“I’d never seen them before,” Chef Analiese Gregory said of the flax seeds that garnished her dish of crayfish, butterfish, kombu and wild plums. “You see flax plants everywhere, but it never occurred to me to open them up and take something out.” In a world that too often puts convenience over authenticity, it was beautiful to have a reminder that food is all around us.
The best city for tourists is the one that puts locals first. Any good holiday should be part escape and part experience, but too many places in the tourism-dependent Yucatan peninsula focus so much on the former that there’s no chance of the latter. Mérida’s charm is that it caters to the locals, and as a tourist you feel welcomed into the city.
Jade Temepara’s Kakanō Cafe is a modern initiative that is novel because it celebrates a return to the methods of the past. She is teaching skills that have been forgotten and re-planting seeds that have been lost. The cafe includes a seed to plate garden with heritage produce and an on site cookery school with workshops, classes, and speaker events. In my former job with Life in Vacant Spaces I was involved during the cafe’s set-up and I saw the excitement build around the space. The homeless men that hung out at Pete’s Landing across the street helped her build the garden beds. “They think it’s their pad,” she says. The librarians at the National Archive next door gave her their files and research of heritage produce and Maori food preparation. Everyone got involved – backpackers, neighbourhood residents, Jade’s family members. Here she tells me about her family, her ideas about New Zealand cuisine, and the future of Kakanō.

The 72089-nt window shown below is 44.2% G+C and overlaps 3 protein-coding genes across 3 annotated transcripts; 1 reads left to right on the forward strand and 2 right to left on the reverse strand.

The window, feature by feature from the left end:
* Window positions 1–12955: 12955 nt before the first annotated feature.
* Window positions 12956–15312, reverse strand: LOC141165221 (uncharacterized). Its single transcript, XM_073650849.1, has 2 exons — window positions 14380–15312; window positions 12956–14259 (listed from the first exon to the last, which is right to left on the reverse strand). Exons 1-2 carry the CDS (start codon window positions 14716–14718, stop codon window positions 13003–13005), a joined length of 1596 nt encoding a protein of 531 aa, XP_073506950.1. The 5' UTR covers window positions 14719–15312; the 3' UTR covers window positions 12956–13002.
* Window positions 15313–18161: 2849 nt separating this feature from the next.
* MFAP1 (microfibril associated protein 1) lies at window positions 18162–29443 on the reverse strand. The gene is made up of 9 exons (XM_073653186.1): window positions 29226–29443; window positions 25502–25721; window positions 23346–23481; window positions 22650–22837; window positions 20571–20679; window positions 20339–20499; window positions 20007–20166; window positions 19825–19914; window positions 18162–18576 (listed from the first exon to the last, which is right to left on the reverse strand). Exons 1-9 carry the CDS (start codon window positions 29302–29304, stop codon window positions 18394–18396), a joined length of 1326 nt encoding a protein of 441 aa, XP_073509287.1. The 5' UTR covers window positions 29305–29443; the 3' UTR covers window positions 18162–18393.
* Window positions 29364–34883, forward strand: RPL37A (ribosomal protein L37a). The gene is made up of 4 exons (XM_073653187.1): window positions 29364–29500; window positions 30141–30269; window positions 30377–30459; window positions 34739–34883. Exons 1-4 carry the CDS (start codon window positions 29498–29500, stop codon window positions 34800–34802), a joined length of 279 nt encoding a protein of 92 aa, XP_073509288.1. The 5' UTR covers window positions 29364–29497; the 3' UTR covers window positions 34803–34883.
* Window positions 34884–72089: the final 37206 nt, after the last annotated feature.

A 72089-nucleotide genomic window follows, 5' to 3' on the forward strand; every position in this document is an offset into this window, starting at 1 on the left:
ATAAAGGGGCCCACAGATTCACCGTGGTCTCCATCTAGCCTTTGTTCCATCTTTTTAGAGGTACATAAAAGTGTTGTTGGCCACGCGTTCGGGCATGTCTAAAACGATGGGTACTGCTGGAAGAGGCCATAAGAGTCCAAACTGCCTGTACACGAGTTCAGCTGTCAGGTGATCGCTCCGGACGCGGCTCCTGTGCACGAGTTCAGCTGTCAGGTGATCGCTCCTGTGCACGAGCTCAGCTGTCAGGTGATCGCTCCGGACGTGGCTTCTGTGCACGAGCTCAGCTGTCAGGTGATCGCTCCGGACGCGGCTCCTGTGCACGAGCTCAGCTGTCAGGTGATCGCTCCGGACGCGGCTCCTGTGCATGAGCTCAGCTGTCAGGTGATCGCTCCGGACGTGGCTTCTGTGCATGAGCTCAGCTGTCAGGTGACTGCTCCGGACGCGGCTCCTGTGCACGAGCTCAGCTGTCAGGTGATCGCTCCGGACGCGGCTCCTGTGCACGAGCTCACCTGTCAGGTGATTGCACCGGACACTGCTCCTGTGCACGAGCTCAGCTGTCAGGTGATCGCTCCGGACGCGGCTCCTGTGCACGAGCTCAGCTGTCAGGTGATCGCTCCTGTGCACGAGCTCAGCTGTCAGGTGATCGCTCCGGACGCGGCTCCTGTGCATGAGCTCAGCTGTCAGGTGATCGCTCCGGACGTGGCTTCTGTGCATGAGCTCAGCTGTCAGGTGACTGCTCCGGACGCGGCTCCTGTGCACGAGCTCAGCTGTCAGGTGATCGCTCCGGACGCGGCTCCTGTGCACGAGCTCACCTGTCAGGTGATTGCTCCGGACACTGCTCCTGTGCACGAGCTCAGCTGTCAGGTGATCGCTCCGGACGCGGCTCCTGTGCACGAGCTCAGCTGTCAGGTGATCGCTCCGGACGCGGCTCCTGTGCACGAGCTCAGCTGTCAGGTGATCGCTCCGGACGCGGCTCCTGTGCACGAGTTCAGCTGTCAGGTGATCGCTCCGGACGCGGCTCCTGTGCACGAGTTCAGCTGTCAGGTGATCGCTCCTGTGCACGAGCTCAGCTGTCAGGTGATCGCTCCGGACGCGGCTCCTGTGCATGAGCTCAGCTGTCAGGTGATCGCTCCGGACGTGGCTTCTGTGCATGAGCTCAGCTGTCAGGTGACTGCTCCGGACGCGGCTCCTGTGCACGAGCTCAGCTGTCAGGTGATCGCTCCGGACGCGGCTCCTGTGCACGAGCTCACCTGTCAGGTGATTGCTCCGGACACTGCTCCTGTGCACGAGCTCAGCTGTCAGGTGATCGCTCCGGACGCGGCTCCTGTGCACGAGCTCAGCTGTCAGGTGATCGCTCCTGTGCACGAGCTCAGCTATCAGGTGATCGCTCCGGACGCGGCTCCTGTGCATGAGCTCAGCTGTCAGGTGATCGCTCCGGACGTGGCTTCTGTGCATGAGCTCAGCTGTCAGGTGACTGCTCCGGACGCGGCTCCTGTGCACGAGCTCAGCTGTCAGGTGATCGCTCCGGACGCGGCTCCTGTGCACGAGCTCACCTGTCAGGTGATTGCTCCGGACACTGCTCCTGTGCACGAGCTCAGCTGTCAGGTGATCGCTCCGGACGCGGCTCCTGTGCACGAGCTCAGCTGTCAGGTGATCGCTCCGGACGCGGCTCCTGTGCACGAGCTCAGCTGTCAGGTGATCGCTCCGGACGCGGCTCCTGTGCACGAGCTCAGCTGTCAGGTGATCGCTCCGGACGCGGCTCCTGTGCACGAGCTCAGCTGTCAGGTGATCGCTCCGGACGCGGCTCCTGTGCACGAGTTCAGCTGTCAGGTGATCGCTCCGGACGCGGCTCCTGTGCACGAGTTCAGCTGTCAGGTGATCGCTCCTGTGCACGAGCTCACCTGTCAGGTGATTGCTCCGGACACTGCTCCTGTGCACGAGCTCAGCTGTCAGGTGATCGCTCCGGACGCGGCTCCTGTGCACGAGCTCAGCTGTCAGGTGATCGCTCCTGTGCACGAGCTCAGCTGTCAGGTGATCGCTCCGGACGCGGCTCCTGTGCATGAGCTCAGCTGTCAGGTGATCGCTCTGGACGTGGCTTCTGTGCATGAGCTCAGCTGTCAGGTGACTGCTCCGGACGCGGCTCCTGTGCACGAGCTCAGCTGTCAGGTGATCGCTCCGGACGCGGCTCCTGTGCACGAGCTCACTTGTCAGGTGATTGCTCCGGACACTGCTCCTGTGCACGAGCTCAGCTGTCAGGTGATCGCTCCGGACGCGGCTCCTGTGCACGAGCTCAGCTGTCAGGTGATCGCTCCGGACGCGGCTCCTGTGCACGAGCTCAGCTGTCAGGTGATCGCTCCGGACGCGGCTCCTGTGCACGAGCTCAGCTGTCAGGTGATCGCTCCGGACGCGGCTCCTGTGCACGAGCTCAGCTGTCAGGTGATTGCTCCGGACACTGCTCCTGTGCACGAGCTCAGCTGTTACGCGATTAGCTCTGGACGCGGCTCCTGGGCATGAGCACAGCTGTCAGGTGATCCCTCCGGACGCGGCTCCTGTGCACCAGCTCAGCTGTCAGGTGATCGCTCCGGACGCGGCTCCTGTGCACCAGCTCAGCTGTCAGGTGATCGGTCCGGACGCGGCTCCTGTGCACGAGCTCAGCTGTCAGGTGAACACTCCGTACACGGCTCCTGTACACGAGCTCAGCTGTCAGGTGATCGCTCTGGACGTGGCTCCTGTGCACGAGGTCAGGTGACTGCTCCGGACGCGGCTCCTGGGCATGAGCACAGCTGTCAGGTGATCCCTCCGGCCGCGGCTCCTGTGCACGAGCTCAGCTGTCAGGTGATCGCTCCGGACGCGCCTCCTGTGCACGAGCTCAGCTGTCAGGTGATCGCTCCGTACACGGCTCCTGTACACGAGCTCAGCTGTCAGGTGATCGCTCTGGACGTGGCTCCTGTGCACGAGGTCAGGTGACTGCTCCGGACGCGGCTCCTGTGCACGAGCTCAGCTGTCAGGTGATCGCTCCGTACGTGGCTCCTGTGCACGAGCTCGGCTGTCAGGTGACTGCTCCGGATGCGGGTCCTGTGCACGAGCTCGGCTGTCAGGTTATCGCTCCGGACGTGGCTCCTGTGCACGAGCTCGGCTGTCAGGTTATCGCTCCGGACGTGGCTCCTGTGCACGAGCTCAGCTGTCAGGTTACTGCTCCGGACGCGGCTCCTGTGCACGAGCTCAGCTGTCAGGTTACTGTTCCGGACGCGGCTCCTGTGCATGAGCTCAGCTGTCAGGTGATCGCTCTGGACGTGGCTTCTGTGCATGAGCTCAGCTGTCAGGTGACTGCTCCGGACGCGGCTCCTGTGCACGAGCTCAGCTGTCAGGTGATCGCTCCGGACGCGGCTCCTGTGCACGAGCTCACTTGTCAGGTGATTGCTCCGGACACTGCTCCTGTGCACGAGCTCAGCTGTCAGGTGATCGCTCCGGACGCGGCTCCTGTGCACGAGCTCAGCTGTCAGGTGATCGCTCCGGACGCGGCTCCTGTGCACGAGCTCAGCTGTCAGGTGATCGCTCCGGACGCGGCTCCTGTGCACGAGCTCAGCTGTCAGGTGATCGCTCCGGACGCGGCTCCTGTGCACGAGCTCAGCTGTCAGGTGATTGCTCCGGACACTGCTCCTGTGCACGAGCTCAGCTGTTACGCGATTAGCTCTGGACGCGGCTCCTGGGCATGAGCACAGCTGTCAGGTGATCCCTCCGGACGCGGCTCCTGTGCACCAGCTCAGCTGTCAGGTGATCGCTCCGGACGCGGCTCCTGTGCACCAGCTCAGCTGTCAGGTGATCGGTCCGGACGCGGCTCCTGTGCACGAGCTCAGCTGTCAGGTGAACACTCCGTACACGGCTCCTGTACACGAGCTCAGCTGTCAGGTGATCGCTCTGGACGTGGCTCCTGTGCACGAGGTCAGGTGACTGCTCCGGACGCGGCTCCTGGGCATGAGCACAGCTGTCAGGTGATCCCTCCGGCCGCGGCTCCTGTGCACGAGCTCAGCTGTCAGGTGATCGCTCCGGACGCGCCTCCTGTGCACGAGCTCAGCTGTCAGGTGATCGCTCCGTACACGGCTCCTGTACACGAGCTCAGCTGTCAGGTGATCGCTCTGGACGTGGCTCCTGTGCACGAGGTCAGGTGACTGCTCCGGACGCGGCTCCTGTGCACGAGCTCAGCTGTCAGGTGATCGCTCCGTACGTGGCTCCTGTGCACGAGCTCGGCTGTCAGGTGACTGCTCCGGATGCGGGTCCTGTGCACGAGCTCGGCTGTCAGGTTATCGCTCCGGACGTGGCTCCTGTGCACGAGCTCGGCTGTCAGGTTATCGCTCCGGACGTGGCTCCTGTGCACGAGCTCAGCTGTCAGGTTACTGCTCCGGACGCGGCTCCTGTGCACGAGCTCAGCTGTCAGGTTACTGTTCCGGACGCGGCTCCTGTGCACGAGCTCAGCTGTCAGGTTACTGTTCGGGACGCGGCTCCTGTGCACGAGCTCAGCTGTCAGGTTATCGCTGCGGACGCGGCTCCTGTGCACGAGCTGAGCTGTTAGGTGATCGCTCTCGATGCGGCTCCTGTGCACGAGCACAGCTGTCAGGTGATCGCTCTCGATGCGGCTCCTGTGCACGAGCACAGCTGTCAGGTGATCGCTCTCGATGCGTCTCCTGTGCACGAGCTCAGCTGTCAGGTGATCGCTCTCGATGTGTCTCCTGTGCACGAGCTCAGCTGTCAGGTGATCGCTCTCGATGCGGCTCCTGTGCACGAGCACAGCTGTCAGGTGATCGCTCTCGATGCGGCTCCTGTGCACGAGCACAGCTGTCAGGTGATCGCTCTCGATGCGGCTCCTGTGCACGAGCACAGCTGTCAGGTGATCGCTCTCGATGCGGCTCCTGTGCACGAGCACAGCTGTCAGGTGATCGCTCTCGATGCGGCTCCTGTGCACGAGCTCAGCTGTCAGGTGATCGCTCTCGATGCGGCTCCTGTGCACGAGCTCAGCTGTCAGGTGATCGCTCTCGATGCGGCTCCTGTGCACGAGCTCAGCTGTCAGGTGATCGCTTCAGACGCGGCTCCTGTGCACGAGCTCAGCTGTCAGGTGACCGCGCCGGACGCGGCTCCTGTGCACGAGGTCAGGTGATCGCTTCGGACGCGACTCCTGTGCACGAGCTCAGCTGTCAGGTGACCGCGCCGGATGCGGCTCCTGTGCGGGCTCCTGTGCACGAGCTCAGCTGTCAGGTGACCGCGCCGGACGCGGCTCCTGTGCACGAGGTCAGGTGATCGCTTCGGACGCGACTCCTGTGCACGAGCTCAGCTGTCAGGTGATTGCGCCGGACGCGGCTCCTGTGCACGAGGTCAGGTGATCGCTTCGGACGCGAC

Jade Temepara is no stranger to getting things done. Her initiative Hand Over A Hundy gave families resources and mentoring to start home gardens. She told me about a corporate office that approached her and wanted to create a garden of their own. They had set up a committee and began scheduling a series of meetings to discuss their plans. When they told Jade that they might be able to start on the ground in a year, she excused herself and left. “I need to go start a garden right now, on my way home.” Her current space on Peterborough Street took more than an afternoon to set up, but I watched her team transform a vacant rubble lot into Kakanō Cafe and Cookery School within mere months. Here she talks about indigenous cuisine, the importance of food in community, and Kakanõ Cafe and Cookery School.